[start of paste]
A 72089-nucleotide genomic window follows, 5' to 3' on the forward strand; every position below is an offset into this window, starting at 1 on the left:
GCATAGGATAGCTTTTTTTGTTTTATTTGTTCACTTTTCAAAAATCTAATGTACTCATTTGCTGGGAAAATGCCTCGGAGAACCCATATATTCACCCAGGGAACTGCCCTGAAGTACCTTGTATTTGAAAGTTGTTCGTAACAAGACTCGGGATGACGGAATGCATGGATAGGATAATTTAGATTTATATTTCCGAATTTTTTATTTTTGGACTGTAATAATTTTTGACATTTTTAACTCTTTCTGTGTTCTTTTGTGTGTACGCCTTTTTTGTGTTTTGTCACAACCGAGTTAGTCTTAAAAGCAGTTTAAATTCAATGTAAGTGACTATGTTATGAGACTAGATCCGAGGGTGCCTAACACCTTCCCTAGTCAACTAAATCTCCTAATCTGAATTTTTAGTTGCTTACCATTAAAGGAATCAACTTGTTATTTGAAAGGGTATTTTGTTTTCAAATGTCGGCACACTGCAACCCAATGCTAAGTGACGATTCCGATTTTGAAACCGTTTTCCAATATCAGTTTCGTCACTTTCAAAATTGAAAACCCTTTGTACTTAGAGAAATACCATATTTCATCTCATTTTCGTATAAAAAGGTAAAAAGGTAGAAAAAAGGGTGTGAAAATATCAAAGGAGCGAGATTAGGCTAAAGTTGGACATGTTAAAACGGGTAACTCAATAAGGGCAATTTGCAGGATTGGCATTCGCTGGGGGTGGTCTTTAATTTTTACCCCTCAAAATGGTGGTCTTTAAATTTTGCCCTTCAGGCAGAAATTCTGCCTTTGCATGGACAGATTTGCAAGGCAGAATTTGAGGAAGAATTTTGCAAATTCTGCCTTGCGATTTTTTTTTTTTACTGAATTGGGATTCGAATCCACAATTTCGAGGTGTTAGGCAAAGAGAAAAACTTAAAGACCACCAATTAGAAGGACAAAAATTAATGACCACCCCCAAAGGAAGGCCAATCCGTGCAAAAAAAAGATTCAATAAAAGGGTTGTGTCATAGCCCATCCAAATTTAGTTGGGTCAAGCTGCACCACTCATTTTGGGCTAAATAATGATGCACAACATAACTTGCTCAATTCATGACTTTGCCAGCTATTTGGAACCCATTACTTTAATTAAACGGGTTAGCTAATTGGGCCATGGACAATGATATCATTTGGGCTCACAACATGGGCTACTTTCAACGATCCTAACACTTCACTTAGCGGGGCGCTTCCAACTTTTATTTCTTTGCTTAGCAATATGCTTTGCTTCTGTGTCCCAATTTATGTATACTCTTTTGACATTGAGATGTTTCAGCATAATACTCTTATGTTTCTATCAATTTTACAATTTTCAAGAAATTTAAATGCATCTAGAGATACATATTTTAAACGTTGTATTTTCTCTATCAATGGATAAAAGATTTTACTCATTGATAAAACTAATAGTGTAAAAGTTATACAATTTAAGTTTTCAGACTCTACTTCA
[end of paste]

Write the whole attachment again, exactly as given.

A 72089-nucleotide genomic window follows, 5' to 3' on the forward strand; every position below is an offset into this window, starting at 1 on the left:
GCATAGGATAGCTTTTTTTGTTTTATTTGTTCACTTTTCAAAAATCTAATGTACTCATTTGCTGGGAAAATGCCTCGGAGAACCCATATATTCACCCAGGGAACTGCCCTGAAGTACCTTGTATTTGAAAGTTGTTCGTAACAAGACTCGGGATGACGGAATGCATGGATAGGATAATTTAGATTTATATTTCCGAATTTTTTATTTTTGGACTGTAATAATTTTTGACATTTTTAACTCTTTCTGTGTTCTTTTGTGTGTACGCCTTTTTTGTGTTTTGTCACAACCGAGTTAGTCTTAAAAGCAGTTTAAATTCAATGTAAGTGACTATGTTATGAGACTAGATCCGAGGGTGCCTAACACCTTCCCTAGTCAACTAAATCTCCTAATCTGAATTTTTAGTTGCTTACCATTAAAGGAATCAACTTGTTATTTGAAAGGGTATTTTGTTTTCAAATGTCGGCACACTGCAACCCAATGCTAAGTGACGATTCCGATTTTGAAACCGTTTTCCAATATCAGTTTCGTCACTTTCAAAATTGAAAACCCTTTGTACTTAGAGAAATACCATATTTCATCTCATTTTCGTATAAAAAGGTAAAAAGGTAGAAAAAAGGGTGTGAAAATATCAAAGGAGCGAGATTAGGCTAAAGTTGGACATGTTAAAACGGGTAACTCAATAAGGGCAATTTGCAGGATTGGCATTCGCTGGGGGTGGTCTTTAATTTTTACCCCTCAAAATGGTGGTCTTTAAATTTTGCCCTTCAGGCAGAAATTCTGCCTTTGCATGGACAGATTTGCAAGGCAGAATTTGAGGAAGAATTTTGCAAATTCTGCCTTGCGATTTTTTTTTTTTACTGAATTGGGATTCGAATCCACAATTTCGAGGTGTTAGGCAAAGAGAAAAACTTAAAGACCACCAATTAGAAGGACAAAAATTAATGACCACCCCCAAAGGAAGGCCAATCCGTGCAAAAAAAAGATTCAATAAAAGGGTTGTGTCATAGCCCATCCAAATTTAGTTGGGTCAAGCTGCACCACTCATTTTGGGCTAAATAATGATGCACAACATAACTTGCTCAATTCATGACTTTGCCAGCTATTTGGAACCCATTACTTTAATTAAACGGGTTAGCTAATTGGGCCATGGACAATGATATCATTTGGGCTCACAACATGGGCTACTTTCAACGATCCTAACACTTCACTTAGCGGGGCGCTTCCAACTTTTATTTCTTTGCTTAGCAATATGCTTTGCTTCTGTGTCCCAATTTATGTATACTCTTTTGACATTGAGATGTTTCAGCATAATACTCTTATGTTTCTATCAATTTTACAATTTTCAAGAAATTTAAATGCATCTAGAGATACATATTTTAAACGTTGTATTTTCTCTATCAATGGATAAAAGATTTTACTCATTGATAAAACTAATAGTGTAAAAGTTATACAATTTAAGTTTTCAGACTCTACTTCA